Adjacent vertebral failure after vertebroplasty: a biomechanical study of low-modulus PMMA cement

Boger, Andreas; Heini, Paul; Windolf, Markus; Schneider, Erich (2007). Adjacent vertebral failure after vertebroplasty: a biomechanical study of low-modulus PMMA cement. European spine journal, 16(12), pp. 2118-25. Berlin: Springer 10.1007/s00586-007-0473-0

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PMMA is the most common bone substitute used for vertebroplasty. An increased fracture rate of the adjacent vertebrae has been observed after vertebroplasty. Decreased failure strength has been noted in a laboratory study of augmented functional spine units (FSUs), where the adjacent, non-augmented vertebral body always failed. This may provide evidence that rigid cement augmentation may facilitate the subsequent collapse of the adjacent vertebrae. The purpose of this study was to evaluate whether the decrease in failure strength of augmented FSUs can be avoided using low-modulus PMMA bone cement. In cadaveric FSUs, overall stiffness, failure strength and stiffness of the two vertebral bodies were determined under compression for both the treated and untreated specimens. Augmentation was performed on the caudal vertebrae with either regular or low-modulus PMMA. Endplate and wedge-shaped fractures occurred in the cranial and caudal vertebrae in the ratios endplate:wedge (cranial:caudal): 3:8 (5:6), 4:7 (7:4) and 10:1 (10:1) for control, low-modulus and regular cement group, respectively. The mean failure strength was 3.3 +/- 1 MPa with low-modulus cement, 2.9 +/- 1.2 MPa with regular cement and 3.6 +/- 1.3 MPa for the control group. Differences between the groups were not significant (p = 0.754 and p = 0.375, respectively, for low-modulus cement vs. control and regular cement vs. control). Overall FSU stiffness was not significantly affected by augmentation. Significant differences were observed for the stiffness differences of the cranial to the caudal vertebral body for the regular PMMA group to the other groups (p < 0.003). The individual vertebral stiffness values clearly showed the stiffening effect of the regular cement and the lesser alteration of the stiffness of the augmented vertebrae using the low-modulus PMMA compared to the control group (p = 0.999). In vitro biomechanical study and biomechanical evaluation of the hypothesis state that the failure strength of augmented functional spine units could be better preserved using low-modulus PMMA in comparison to regular PMMA cement.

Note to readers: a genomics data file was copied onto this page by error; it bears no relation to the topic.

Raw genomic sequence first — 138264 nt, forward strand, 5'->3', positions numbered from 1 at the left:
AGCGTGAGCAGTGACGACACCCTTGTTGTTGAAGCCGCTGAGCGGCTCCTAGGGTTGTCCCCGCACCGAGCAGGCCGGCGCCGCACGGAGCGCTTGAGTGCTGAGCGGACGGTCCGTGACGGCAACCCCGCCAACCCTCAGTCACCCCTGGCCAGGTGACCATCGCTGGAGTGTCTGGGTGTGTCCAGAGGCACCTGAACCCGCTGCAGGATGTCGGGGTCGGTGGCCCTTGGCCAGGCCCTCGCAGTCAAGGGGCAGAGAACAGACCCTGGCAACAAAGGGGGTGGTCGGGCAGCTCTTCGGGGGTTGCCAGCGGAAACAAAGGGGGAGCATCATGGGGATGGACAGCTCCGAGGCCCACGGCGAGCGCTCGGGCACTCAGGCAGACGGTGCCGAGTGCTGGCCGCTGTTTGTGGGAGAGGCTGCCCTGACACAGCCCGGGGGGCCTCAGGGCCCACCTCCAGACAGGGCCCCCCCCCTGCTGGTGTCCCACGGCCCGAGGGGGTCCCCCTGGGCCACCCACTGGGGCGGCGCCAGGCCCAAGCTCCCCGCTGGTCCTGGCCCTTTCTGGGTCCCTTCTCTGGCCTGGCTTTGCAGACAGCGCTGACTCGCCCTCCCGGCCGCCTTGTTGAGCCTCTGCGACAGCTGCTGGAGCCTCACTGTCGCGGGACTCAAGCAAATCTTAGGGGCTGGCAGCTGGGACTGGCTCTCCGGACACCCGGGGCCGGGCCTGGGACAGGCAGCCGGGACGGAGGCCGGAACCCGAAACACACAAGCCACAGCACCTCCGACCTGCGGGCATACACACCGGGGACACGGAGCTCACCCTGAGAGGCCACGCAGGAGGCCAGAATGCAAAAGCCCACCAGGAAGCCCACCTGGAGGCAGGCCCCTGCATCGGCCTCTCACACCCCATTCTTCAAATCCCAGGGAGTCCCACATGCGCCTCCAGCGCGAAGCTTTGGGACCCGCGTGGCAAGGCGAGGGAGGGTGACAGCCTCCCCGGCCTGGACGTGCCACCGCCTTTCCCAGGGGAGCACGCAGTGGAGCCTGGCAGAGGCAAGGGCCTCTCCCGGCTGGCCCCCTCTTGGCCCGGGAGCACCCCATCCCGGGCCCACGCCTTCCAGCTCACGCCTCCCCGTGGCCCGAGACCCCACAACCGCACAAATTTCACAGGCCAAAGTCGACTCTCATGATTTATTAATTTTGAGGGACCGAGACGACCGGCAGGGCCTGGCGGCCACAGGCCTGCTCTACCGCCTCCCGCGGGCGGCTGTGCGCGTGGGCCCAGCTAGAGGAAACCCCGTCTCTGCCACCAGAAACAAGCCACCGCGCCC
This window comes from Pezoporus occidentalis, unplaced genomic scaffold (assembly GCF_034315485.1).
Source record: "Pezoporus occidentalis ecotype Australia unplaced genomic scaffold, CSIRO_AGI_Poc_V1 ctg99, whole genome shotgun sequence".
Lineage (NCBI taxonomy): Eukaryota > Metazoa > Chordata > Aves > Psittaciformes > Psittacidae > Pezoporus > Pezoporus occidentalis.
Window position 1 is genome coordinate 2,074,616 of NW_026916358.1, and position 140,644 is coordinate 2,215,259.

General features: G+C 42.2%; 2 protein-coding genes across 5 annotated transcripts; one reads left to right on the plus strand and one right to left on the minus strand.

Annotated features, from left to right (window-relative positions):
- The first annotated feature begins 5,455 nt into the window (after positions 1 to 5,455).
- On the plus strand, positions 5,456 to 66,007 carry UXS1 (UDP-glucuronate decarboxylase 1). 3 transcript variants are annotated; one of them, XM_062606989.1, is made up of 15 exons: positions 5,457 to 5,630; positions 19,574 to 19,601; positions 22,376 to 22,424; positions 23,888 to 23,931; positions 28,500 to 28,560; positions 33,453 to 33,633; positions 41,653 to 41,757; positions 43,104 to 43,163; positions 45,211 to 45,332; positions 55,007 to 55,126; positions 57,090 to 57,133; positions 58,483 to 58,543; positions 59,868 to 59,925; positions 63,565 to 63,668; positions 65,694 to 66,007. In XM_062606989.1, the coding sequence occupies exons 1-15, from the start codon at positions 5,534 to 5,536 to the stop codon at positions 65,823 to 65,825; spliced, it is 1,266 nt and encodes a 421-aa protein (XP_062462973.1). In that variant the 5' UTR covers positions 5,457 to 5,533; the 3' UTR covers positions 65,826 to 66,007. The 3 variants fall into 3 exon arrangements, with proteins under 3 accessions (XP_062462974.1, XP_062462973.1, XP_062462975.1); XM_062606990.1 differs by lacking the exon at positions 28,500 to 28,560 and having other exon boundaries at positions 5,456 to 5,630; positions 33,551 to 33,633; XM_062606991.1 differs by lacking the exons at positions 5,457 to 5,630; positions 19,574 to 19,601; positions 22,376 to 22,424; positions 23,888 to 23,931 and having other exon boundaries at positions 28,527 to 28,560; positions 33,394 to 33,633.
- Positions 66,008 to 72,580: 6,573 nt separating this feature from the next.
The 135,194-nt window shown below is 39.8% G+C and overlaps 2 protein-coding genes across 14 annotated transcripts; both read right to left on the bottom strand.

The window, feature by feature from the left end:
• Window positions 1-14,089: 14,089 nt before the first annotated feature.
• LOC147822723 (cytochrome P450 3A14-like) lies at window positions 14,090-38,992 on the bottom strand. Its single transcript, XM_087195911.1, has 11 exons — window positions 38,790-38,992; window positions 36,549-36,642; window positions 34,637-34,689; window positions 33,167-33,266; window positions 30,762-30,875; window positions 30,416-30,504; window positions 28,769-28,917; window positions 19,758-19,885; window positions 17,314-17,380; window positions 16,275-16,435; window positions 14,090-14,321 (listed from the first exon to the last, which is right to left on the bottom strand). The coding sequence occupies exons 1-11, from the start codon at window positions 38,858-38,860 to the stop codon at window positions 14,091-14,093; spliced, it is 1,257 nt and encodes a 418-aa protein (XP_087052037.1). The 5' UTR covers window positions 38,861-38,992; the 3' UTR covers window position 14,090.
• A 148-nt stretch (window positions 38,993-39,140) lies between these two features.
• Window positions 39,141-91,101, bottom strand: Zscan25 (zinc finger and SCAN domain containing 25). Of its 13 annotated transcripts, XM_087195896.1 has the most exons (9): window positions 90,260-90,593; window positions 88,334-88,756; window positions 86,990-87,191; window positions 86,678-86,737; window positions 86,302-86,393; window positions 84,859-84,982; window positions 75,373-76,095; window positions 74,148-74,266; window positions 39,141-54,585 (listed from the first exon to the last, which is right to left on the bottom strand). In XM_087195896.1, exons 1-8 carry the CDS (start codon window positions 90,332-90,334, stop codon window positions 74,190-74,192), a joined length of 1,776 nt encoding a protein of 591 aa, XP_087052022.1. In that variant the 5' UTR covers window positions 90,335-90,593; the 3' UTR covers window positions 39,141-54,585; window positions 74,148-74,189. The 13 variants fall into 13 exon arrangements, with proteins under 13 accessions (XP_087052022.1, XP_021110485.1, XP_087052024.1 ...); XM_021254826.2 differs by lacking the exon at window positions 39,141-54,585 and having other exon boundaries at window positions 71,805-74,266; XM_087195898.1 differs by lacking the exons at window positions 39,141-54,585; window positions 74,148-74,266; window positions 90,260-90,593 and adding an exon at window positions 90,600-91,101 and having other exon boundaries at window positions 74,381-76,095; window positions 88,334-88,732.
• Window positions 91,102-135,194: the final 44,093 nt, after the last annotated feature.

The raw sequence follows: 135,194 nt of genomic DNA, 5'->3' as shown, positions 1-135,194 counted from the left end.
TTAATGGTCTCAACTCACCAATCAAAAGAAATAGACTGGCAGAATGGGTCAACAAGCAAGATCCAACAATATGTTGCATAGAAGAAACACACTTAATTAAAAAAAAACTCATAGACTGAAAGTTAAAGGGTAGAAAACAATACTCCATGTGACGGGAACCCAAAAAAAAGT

Item Type:

Journal Article (Original Article)


04 Faculty of Medicine > Department of Orthopaedic, Plastic and Hand Surgery (DOPH) > Clinic of Orthopaedic Surgery

UniBE Contributor:

Heini, Paul Ferdinand










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Date Deposited:

04 Oct 2013 14:57

Last Modified:

04 May 2014 23:17

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URI: (FactScience: 50886)

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